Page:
A LEADING Scottish economist has expressed surprise and disappointment over the decision of two members of the Bank of England's Monetary Policy Committee (MPC) to push for a rise in benchmark interest rates this month.
Minutes of the MPC's August 6 and 7 meeting, published yesterday, show that external committee members Martin Weale and Ian McCafferty voted to raise UK base rates by a quarter-point from their record low of 0.5 per cent. The other seven committee members voted for no change in rates.
This is the first split vote on rates from the MPC since July 2011, and breaks a pattern of unanimity on the committee under the chairmanship of current Bank of England Governor Mark Carney.
Jeremy Peat, visiting professor at Strathclyde University's International Public Policy Institute, said: "We have been waiting for a split. I think the timing is unexpected. I think it has come far earlier than I would have liked to have seen it and far earlier than expected, particularly given the way the wage data are running. I am surprised and a bit disappointed."
The Bank of England last week halved its forecast of nominal pay growth this year to 1.25 per cent, signalling an expectation that there will be another fall in earnings in real terms. Figures last week from the Office for National Statistics showed underlying year-on-year growth in average earnings of just 0.6 per cent in the second quarter, which is well adrift of the rate of annual UK consumer prices index inflation.
Data from the ONS on Tuesday showed annual UK CPI inflation had fallen from 1.9 per cent in June to 1.6 per cent in July, well below the two per cent target set for the MPC by the Treasury.
MPC members were not aware of this fall in inflation at the time of the August 6 and 7 meeting.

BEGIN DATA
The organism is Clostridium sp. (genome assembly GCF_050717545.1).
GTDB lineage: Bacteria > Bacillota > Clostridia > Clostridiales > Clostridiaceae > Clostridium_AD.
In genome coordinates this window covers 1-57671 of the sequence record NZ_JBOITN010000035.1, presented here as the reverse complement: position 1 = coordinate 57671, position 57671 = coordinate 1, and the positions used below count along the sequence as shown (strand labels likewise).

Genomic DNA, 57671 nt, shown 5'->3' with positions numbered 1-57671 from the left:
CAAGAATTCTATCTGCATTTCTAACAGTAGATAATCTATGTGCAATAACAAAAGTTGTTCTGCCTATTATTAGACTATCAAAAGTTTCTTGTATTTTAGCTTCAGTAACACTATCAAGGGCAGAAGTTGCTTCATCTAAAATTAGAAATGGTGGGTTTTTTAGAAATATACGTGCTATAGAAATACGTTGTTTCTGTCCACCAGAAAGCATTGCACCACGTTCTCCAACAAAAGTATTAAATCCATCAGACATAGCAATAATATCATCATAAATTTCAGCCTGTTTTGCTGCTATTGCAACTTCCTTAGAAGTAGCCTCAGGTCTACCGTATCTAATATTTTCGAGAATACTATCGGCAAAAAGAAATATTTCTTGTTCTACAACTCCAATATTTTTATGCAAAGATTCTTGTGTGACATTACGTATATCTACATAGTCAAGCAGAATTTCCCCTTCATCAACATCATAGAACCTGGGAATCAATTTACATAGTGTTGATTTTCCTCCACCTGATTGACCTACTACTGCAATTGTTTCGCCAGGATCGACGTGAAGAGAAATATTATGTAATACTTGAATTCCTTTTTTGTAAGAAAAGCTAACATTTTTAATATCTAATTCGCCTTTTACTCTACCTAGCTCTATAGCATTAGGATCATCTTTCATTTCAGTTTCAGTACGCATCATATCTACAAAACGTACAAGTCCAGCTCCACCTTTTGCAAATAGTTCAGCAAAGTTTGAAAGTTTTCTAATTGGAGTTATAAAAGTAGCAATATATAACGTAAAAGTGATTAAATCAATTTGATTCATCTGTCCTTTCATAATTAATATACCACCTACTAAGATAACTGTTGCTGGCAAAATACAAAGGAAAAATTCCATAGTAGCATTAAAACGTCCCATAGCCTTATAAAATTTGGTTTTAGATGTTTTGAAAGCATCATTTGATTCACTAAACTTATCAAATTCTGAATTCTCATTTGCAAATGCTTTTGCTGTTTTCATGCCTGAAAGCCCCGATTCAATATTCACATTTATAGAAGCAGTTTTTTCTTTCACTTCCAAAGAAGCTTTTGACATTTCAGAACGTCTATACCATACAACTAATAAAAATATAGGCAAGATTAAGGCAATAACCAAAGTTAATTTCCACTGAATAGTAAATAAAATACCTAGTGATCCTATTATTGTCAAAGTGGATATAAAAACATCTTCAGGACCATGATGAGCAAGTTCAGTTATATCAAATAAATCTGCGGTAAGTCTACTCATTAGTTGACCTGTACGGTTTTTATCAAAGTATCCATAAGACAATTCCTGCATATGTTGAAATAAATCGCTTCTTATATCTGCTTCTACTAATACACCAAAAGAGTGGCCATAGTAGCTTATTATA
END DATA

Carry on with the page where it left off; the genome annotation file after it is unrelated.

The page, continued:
Although citing a belief that Mr Carney's authority had been "a touch damaged" by the MPC split, Mr Peat highlighted a view that Mr Weale and Mr McCafferty were "quite hawkish" in their approach.
Citing a lack of evidence of broadly-based UK growth, Mr Peat added: "I don't see a risk of inflation in the coming months. I think this is premature ... I personally see absolutely no reason, unless something remarkable happens, for any increase in interest rates this year."
Asked for his view on how things would pan out on the MPC from here, Mr Peat replied: "I hope we have two members having this view and the others will stick firm for some time to come."
He voiced concerns that the two votes for a rise in rates could, by heightening market expectations of an early increase in borrowing costs, boost sterling and thus hamper UK exporters. Sterling rose in the immediate wake of publication of the MPC minutes.
Scottish Chambers of Commerce also believes it is not yet time for a rise in rates. Garry Clark, its head of policy and research, said: "We remain of the view that it is still too soon for the Bank of England to begin raising interest rates. Since the [MPC's] last vote, [there has been news that] inflation has fallen back to 1.6 per cent and, according to some measures, real earnings have fallen."
He added: "The primary purpose of monetary policy is to control inflation and, with inflation well within the Government target of two per cent, current interest rates are achieving this goal. Whilst our economy is growing, there are few signs of overheating outside of the London property market. We believe that the recovery needs more time to bed in before the Bank takes the initial steps to begin returning interest rates to more normalised levels. The risks of acting too soon outweigh the risks of waiting a little while longer."
Mr Clark noted the majority in favour of retaining the current rates was substantial.
He added: "Economic indicators since the decision was made ought to have reduced the likelihood of an early change in policy. We do recognise that interest rates will have to rise at some point and businesses need to prepare themselves for that eventuality, but the question is when. The sensible answer, we believe, is 'not yet'."
Referring to Mr Weale and Mr McCafferty, the minutes state: "These members noted that the continuing rapid fall in unemployment, alongside survey evidence of tightening in the labour market, created a prospect that wage growth would pick up."